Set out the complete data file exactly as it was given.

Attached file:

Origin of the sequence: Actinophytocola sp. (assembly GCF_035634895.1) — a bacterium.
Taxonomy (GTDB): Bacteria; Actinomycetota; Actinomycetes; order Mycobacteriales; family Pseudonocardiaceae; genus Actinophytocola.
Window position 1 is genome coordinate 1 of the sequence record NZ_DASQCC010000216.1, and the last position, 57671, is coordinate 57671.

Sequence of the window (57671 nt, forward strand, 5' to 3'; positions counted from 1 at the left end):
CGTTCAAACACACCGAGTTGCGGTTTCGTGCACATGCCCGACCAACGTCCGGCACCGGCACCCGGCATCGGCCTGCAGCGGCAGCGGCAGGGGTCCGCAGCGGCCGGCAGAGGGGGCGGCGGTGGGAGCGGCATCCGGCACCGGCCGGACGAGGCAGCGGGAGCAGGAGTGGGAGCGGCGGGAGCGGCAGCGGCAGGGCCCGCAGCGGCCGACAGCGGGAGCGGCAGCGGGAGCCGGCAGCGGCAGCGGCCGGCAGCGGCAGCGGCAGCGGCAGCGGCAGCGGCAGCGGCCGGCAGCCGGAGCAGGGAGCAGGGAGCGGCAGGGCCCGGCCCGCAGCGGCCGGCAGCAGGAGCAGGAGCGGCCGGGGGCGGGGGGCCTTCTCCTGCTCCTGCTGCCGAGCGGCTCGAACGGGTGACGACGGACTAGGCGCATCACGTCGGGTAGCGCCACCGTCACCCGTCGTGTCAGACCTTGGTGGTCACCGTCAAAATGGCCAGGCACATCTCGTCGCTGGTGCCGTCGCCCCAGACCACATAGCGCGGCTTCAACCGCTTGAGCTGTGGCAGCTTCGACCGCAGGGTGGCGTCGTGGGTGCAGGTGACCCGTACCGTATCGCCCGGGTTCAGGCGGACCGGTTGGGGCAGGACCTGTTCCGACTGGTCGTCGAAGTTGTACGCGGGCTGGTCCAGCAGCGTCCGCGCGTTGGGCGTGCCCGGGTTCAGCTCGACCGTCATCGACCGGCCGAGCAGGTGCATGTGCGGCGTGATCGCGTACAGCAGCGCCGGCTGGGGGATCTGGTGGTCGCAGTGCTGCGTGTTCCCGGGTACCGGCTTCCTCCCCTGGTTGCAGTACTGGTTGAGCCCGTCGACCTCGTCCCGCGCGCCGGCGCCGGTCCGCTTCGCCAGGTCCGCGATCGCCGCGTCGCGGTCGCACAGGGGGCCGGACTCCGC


Origin of the sequence: Actinophytocola sp. (assembly GCF_035634895.1) — a bacterium.
Taxonomy (GTDB): Bacteria; Actinomycetota; Actinomycetes; order Mycobacteriales; family Pseudonocardiaceae; genus Actinophytocola.
Window position 1 is genome coordinate 1 of the sequence record NZ_DASQCC010000216.1, and the last position, 57671, is coordinate 57671.

Sequence of the window (57671 nt, forward strand, 5' to 3'; positions counted from 1 at the left end):
CGTTCAAACACACCGAGTTGCGGTTTCGTGCACATGCCCGACCAACGTCCGGCACCGGCACCCGGCATCGGCCTGCAGCGGCAGCGGCAGGGGTCCGCAGCGGCCGGCAGAGGGGGCGGCGGTGGGAGCGGCATCCGGCACCGGCCGGACGAGGCAGCGGGAGCAGGAGTGGGAGCGGCGGGAGCGGCAGCGGCAGGGCCCGCAGCGGCCGACAGCGGGAGCGGCAGCGGGAGCCGGCAGCGGCAGCGGCCGGCAGCGGCAGCGGCAGCGGCAGCGGCAGCGGCAGCGGCCGGCAGCCGGAGCAGGGAGCAGGGAGCGGCAGGGCCCGGCCCGCAGCGGCCGGCAGCAGGAGCAGGAGCGGCCGGGGGCGGGGGGCCTTCTCCTGCTCCTGCTGCCGAGCGGCTCGAACGGGTGACGACGGACTAGGCGCATCACGTCGGGTAGCGCCACCGTCACCCGTCGTGTCAGACCTTGGTGGTCACCGTCAAAATGGCCAGGCACATCTCGTCGCTGGTGCCGTCGCCCCAGACCACATAGCGCGGCTTCAACCGCTTGAGCTGTGGCAGCTTCGACCGCAGGGTGGCGTCGTGGGTGCAGGTGACCCGTACCGTATCGCCCGGGTTCAGGCGGACCGGTTGGGGCAGGACCTGTTCCGACTGGTCGTCGAAGTTGTACGCGGGCTGGTCCAGCAGCGTCCGCGCGTTGGGCGTGCCCGGGTTCAGCTCGACCGTCATCGACCGGCCGAGCAGGTGCATGTGCGGCGTGATCGCGTACAGCAGCGCCGGCTGGGGGATCTGGTGGTCGCAGTGCTGCGTGTTCCCGGGTACCGGCTTCCTCCCCTGGTTGCAGTACTGGTTGAGCCCGTCGACCTCGTCCCGCGCGCCGGCGCCGGTCCGCTTCGCCAGGTCCGCGATCGCCGCGTCGCGGTCGCACAGGGGGCCGGACTCCGC